The Iowa Environmental Protection Commission today adopted rules governing totally roofed confinement feeding operations in a unanimous vote.
The Iowa Legislature had previously directed the commission to adopt the federal rules. Adoption also was a condition of a work plan agreement between the Iowa Department of Natural Resources and the U.S. Environmental Protection Agency that was signed on Sept.11, 2013.
Federal rules state the law passed in Iowa could be no less stringent than federal law. A bill in the Iowa Legislature signed in 2010 states these laws can be no more stringent than federal law.
The rules require facilities with discharges that cannot be remedied to have a federal permit to discharge to waters of the U.S. Called a National Pollutant Discharge Elimination System (NPDES) Permit. Operations that need the permits must meet federal design, construction and monitoring standards.
“Iowa has 167 open feedlots with NPDES permits,” said Bill Ehm, DNR administrator for environmental services. “These unroofed or partially roofed facilities have historically had some runoff through the feedlot when it rains. I don’t expect many NPDES permits to be issued to confinements.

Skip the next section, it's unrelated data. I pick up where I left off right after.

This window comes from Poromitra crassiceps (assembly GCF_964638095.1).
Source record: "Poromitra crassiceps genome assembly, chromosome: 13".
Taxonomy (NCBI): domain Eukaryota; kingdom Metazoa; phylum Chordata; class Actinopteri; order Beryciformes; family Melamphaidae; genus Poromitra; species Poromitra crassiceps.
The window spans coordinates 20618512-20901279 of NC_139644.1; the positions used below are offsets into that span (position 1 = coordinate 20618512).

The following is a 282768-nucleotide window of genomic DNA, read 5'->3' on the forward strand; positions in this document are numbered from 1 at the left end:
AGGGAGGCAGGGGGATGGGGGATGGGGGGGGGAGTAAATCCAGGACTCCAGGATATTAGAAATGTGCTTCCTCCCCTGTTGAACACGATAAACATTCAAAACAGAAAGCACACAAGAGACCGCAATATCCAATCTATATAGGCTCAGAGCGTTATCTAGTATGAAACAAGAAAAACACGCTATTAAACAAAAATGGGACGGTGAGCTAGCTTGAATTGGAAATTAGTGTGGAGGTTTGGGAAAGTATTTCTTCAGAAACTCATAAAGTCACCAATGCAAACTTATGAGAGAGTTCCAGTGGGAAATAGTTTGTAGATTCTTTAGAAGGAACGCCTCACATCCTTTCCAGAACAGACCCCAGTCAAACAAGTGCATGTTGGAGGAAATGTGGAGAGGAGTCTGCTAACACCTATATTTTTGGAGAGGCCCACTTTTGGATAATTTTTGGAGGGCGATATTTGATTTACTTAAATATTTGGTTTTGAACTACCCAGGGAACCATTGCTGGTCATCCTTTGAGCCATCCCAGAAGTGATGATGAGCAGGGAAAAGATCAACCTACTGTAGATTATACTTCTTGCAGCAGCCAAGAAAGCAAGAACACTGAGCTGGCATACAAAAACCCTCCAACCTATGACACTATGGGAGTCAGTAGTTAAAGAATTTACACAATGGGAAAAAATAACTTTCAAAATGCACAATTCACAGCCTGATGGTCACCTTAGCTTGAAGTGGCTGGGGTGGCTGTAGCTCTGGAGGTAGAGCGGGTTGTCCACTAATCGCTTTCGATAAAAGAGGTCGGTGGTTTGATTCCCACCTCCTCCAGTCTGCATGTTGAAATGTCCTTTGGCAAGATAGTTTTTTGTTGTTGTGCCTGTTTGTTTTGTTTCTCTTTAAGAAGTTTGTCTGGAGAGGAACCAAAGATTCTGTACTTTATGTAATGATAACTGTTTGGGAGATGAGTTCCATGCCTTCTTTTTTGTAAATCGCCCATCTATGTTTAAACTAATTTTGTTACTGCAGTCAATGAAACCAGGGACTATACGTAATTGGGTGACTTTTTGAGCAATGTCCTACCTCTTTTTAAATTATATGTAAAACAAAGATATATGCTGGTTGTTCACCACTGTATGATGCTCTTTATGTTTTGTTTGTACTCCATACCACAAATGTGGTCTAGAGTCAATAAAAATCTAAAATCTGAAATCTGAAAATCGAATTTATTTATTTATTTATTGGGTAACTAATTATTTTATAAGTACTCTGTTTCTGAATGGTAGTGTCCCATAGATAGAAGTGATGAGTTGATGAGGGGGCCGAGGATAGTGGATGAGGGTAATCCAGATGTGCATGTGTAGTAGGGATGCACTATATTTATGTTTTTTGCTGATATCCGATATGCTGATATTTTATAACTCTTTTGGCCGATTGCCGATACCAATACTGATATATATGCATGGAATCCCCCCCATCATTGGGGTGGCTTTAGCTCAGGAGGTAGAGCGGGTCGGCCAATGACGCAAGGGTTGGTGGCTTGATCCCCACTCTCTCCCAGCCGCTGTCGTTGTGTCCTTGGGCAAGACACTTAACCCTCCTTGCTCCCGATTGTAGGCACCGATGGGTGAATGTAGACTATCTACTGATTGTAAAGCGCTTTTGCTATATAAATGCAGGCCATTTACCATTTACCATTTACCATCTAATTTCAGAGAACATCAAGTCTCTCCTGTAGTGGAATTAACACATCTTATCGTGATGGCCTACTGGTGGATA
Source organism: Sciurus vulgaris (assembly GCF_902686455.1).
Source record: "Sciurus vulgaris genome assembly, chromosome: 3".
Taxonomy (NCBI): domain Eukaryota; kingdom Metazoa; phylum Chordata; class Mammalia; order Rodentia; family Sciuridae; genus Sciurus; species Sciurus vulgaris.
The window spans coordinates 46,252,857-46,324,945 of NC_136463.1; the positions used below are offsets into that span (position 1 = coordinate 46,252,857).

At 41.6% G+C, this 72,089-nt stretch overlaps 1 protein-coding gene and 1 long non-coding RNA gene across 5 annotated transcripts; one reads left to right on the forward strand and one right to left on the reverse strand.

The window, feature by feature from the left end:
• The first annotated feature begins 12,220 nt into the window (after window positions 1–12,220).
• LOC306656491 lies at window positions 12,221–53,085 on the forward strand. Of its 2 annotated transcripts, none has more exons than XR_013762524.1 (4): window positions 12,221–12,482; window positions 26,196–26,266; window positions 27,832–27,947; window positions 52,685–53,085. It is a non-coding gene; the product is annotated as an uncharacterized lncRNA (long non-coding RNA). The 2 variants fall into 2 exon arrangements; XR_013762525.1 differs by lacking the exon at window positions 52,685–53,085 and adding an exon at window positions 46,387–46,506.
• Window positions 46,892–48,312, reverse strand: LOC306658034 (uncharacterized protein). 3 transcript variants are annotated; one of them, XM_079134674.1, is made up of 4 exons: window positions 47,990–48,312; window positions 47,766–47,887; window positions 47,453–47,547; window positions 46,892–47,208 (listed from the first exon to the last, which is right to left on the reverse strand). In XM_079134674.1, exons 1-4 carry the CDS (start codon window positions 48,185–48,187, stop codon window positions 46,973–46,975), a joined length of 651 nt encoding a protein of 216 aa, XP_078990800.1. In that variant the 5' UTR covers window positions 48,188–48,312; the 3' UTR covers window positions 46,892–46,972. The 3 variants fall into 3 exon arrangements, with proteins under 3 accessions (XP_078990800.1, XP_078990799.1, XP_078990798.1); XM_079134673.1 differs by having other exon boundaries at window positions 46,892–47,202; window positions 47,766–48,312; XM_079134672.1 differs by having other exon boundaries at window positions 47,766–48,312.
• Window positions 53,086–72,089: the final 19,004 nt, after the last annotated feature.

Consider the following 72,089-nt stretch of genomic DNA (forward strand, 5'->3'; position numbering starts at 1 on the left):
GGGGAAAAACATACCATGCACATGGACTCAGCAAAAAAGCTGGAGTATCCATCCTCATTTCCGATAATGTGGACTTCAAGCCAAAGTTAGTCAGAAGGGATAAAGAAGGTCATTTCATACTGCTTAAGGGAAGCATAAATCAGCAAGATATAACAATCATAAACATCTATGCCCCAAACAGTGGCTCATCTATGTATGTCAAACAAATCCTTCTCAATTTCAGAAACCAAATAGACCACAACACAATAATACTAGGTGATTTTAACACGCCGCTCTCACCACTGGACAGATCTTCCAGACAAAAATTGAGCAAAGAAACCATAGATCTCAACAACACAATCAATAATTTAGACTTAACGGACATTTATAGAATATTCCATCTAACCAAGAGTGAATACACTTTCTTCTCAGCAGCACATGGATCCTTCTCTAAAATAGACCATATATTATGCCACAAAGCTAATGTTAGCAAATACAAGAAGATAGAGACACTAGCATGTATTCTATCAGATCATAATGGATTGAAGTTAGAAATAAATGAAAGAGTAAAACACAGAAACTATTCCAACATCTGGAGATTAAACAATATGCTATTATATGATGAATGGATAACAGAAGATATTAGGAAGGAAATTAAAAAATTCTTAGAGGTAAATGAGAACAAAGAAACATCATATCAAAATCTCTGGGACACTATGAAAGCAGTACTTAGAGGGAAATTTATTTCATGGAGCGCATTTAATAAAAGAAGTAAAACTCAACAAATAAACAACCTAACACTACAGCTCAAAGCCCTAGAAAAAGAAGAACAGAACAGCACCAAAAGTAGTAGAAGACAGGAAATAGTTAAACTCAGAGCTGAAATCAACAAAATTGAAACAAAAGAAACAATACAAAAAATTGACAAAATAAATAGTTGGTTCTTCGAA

The Iowa Pork Producers Association and the DNR maintain that most swine confinement sites will not require an NPDES permit as manure is totally contained and any accidental discharges will have an opportunity to be remedied. Additionally, it is already against the law for Iowa confinement facilities to discharge to waters of the U.S., with violators subject to fines and restitution.
“Most confinements will not need the protection of an NPDES permit, because they are unlikely to discharge,” Ehm added. “Most manure releases we’ve had in Iowa have been caused by a one-time event – like an accident or failure of a pipe – problems that the producer can demonstrate have been fixed with permanent measures that eliminate the cause of the discharge.
Any NPDES permit holders must continue to meet existing requirements of Iowa law for construction permits and siting, manure management plans and land application.
Source: Iowa Pork Producers Association